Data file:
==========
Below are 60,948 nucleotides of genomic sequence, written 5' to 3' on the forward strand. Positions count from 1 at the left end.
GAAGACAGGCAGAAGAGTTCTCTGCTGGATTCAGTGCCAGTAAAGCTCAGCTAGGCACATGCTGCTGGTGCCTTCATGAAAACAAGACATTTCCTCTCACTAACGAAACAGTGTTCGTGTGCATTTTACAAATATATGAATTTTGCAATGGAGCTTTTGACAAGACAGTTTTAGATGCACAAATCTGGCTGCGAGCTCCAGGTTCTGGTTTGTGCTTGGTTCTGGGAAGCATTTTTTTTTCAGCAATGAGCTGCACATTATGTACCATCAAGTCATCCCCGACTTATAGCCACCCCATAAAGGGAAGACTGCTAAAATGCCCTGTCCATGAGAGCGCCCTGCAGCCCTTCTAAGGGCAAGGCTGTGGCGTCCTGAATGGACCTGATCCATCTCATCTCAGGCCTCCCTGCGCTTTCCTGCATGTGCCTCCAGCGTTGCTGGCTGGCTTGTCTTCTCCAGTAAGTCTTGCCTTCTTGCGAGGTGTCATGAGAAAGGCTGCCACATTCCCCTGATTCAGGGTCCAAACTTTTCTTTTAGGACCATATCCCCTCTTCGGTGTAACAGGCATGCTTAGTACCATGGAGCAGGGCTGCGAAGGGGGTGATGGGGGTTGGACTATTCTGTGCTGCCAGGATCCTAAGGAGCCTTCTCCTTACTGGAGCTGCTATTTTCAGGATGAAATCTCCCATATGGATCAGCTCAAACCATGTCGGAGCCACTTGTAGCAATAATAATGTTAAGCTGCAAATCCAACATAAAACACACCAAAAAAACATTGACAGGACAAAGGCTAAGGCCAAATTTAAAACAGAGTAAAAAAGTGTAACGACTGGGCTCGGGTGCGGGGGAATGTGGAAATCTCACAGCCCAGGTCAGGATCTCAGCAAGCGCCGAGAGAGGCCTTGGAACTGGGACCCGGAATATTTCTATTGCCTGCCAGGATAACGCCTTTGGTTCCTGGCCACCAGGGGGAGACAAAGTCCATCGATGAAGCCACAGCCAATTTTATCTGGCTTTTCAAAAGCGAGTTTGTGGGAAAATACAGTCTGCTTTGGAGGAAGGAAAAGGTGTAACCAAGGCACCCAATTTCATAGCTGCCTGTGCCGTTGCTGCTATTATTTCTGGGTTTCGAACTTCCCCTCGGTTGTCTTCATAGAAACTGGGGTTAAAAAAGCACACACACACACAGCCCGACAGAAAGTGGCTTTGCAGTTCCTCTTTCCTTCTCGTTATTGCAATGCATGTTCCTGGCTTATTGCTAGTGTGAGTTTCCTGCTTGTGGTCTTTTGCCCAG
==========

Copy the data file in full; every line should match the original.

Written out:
Below are 60,948 nucleotides of genomic sequence, written 5' to 3' on the forward strand. Positions count from 1 at the left end.
GAAGACAGGCAGAAGAGTTCTCTGCTGGATTCAGTGCCAGTAAAGCTCAGCTAGGCACATGCTGCTGGTGCCTTCATGAAAACAAGACATTTCCTCTCACTAACGAAACAGTGTTCGTGTGCATTTTACAAATATATGAATTTTGCAATGGAGCTTTTGACAAGACAGTTTTAGATGCACAAATCTGGCTGCGAGCTCCAGGTTCTGGTTTGTGCTTGGTTCTGGGAAGCATTTTTTTTTCAGCAATGAGCTGCACATTATGTACCATCAAGTCATCCCCGACTTATAGCCACCCCATAAAGGGAAGACTGCTAAAATGCCCTGTCCATGAGAGCGCCCTGCAGCCCTTCTAAGGGCAAGGCTGTGGCGTCCTGAATGGACCTGATCCATCTCATCTCAGGCCTCCCTGCGCTTTCCTGCATGTGCCTCCAGCGTTGCTGGCTGGCTTGTCTTCTCCAGTAAGTCTTGCCTTCTTGCGAGGTGTCATGAGAAAGGCTGCCACATTCCCCTGATTCAGGGTCCAAACTTTTCTTTTAGGACCATATCCCCTCTTCGGTGTAACAGGCATGCTTAGTACCATGGAGCAGGGCTGCGAAGGGGGTGATGGGGGTTGGACTATTCTGTGCTGCCAGGATCCTAAGGAGCCTTCTCCTTACTGGAGCTGCTATTTTCAGGATGAAATCTCCCATATGGATCAGCTCAAACCATGTCGGAGCCACTTGTAGCAATAATAATGTTAAGCTGCAAATCCAACATAAAACACACCAAAAAAACATTGACAGGACAAAGGCTAAGGCCAAATTTAAAACAGAGTAAAAAAGTGTAACGACTGGGCTCGGGTGCGGGGGAATGTGGAAATCTCACAGCCCAGGTCAGGATCTCAGCAAGCGCCGAGAGAGGCCTTGGAACTGGGACCCGGAATATTTCTATTGCCTGCCAGGATAACGCCTTTGGTTCCTGGCCACCAGGGGGAGACAAAGTCCATCGATGAAGCCACAGCCAATTTTATCTGGCTTTTCAAAAGCGAGTTTGTGGGAAAATACAGTCTGCTTTGGAGGAAGGAAAAGGTGTAACCAAGGCACCCAATTTCATAGCTGCCTGTGCCGTTGCTGCTATTATTTCTGGGTTTCGAACTTCCCCTCGGTTGTCTTCATAGAAACTGGGGTTAAAAAAGCACACACACACACAGCCCGACAGAAAGTGGCTTTGCAGTTCCTCTTTCCTTCTCGTTATTGCAATGCATGTTCCTGGCTTATTGCTAGTGTGAGTTTCCTGCTTGTGGTCTTTTGCCCAG